In the 19th century the Mandan lived in dome-shaped earth lodges clustered in stockaded villages; their economy centred on raising corn (maize), beans, pumpkins, sunflowers, and tobacco and on hunting buffalo, fishing, and trading with nomadic Plains tribes. The Mandan also made a variety of utilitarian and decorative items, including pottery, baskets, and painted buffalo robes depicting the heroic deeds of the tribe or of individuals. At this time Mandan culture was one of the richest of the Plains; the tribe hosted many prominent European and American travelers, including American explorers Lewis and Clark (Lewis and Clark Expedition), Prussian scientist Prince Maximilian of Wied-Neuwied (Wied-Neuwied, Maximilian, Prinz zu), and artists Karl Bodmer and George Catlin (Catlin, George).

 Traditional Mandan villages consisted of 12 to 100 or more earth lodges. Each village generally had three chiefs: one for war, one for peace, and one as the day-to-day village leader. Mandan social organization was built upon the ties of kinship and of age sets. It included a wide variety of age- and gender-based societies in which membership was obtained by apprenticeship or purchase; these included social, shamanistic, warrior, harvest, and other groups.

      Mandan religion included many ceremonies and rituals that were performed by the various societies. The Okipa was the most complex of these; a four-day ritual requiring lengthy preparation and self-sacrifice by participants, it was an elaboration of the Sun Dance common to many Plains tribes. The Okipa had at least three equally important purposes: to commemorate the tribe's divine salvation from a primordial flood, to call the buffalo and other creatures through communication with their spirit avatars, and to provide a vehicle through which individuals could complete vows made to the Almighty (e.g., in thanks or exchange for curing the sick or preventing death in childbirth or battle). It emphasized community prayer and was punctuated by a series of performances (some ribald) to call powerful spirit-beings to the ritual locale, by self-sacrifice through fasting, exertion, and piercing, and by the giving of gifts from supplicants to their spiritual mentors.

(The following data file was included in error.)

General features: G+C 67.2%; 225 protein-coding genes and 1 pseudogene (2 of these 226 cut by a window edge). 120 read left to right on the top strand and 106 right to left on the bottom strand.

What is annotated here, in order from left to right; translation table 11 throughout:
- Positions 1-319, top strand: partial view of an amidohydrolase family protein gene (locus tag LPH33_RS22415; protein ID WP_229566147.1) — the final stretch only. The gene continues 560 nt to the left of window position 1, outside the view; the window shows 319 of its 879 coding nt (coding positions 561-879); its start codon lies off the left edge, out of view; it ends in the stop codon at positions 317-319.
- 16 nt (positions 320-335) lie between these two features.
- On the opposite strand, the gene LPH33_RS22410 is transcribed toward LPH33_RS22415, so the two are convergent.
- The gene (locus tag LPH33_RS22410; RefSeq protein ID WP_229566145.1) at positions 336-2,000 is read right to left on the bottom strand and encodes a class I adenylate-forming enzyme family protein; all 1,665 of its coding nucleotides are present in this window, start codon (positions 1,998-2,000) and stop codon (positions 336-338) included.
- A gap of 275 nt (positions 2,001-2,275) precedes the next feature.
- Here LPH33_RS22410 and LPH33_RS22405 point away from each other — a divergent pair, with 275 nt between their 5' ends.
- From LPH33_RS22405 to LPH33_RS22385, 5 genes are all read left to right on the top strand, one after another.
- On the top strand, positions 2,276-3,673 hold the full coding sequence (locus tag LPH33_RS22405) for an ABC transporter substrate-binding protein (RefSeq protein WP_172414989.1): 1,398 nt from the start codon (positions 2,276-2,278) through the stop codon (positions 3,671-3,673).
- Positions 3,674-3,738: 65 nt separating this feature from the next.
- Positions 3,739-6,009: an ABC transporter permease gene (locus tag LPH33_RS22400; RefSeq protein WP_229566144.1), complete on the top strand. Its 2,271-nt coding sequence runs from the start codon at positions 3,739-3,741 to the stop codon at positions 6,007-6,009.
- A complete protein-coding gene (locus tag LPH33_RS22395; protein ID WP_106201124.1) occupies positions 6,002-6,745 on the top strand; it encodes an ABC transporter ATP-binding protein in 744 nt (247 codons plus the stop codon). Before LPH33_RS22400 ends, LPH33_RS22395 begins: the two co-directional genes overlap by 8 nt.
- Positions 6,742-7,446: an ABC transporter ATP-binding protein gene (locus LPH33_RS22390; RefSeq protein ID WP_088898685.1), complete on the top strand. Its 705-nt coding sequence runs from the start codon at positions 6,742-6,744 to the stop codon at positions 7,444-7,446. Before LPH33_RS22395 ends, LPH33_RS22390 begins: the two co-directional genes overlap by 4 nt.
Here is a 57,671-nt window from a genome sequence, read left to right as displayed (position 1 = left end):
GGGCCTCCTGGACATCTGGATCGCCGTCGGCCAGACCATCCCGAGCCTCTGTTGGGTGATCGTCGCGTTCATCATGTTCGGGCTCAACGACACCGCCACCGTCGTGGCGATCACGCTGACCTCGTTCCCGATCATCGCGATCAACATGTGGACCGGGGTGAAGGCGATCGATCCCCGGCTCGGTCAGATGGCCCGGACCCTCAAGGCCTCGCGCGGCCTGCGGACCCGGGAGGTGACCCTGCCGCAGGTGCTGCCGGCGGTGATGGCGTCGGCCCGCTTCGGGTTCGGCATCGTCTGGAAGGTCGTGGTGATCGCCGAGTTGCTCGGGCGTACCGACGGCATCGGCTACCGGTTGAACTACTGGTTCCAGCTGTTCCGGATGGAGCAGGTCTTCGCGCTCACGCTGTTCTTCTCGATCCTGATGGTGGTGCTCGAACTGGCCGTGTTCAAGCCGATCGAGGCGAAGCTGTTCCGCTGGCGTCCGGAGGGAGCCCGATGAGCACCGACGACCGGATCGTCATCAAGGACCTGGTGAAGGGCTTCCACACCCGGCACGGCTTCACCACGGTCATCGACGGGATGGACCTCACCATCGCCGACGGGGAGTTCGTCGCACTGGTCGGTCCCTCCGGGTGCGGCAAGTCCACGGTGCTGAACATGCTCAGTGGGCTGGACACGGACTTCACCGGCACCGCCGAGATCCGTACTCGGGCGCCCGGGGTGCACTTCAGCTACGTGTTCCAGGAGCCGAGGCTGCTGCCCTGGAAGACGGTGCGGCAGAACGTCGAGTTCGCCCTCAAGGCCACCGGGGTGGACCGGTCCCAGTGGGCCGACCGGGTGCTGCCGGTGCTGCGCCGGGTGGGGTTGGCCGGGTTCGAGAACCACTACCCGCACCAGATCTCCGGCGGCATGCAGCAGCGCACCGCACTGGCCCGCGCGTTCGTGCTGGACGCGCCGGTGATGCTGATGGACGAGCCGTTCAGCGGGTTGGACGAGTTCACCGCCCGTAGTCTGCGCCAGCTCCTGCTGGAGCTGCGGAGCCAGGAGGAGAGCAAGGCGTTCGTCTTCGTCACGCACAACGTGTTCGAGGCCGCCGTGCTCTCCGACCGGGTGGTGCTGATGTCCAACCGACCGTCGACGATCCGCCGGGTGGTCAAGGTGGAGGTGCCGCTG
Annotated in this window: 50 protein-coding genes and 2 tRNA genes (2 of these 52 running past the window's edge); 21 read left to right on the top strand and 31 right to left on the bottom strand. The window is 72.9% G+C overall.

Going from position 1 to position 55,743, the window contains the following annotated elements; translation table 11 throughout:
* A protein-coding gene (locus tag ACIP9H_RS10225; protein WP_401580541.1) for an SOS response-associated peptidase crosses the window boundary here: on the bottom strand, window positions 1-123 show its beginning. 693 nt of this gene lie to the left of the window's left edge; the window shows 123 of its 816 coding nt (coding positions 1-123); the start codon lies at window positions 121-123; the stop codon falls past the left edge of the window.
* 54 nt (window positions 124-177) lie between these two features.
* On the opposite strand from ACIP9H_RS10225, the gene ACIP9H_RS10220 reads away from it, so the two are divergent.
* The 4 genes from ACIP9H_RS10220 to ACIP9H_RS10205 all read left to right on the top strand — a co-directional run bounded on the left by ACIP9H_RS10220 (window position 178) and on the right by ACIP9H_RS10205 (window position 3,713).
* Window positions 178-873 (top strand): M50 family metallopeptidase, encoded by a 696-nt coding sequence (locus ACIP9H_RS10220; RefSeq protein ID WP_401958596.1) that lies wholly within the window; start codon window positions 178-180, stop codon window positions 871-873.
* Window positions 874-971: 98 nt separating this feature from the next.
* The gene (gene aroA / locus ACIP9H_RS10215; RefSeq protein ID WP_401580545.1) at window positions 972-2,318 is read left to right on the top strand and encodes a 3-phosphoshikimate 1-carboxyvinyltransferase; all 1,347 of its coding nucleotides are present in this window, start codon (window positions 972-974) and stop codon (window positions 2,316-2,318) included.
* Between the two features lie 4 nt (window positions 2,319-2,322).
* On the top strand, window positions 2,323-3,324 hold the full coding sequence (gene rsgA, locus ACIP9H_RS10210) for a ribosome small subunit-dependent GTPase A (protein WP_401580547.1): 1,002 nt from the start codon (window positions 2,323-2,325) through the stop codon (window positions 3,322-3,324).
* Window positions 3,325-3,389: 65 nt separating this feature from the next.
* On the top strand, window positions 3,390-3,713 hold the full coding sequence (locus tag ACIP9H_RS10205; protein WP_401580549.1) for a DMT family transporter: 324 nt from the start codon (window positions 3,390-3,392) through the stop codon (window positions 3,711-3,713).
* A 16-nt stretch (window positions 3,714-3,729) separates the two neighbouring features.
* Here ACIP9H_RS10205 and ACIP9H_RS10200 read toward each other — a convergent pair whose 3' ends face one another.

In 1750 there were nine large Mandan villages, but recurrent epidemics of smallpox, pertussis, and other diseases introduced through colonization reduced the tribe to two villages by 1800. In 1837 another smallpox epidemic left only 100 to 150 Mandan survivors. Some of these accompanied the Hidatsa to a new settlement near Fort Berthold in 1845; others followed later, as did members of the Arikara tribe. The Mandan, Hidatsa, and Arikara eventually became known as the Three Affiliated Tribes.

      In the mid-20th century, the Three Affiliated Tribes lost a considerable portion of their reservation to the waters of Lake Sakakawea, which rose behind the newly built Garrison Dam. With the flooding of the river bottoms, on which had been the best agricultural land, many tribal members shifted from agriculture to ranching or off-reservation pursuits.

      Population estimates indicated approximately 1,300 Mandan descendants in the early 21st century.

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Universalium. 2010.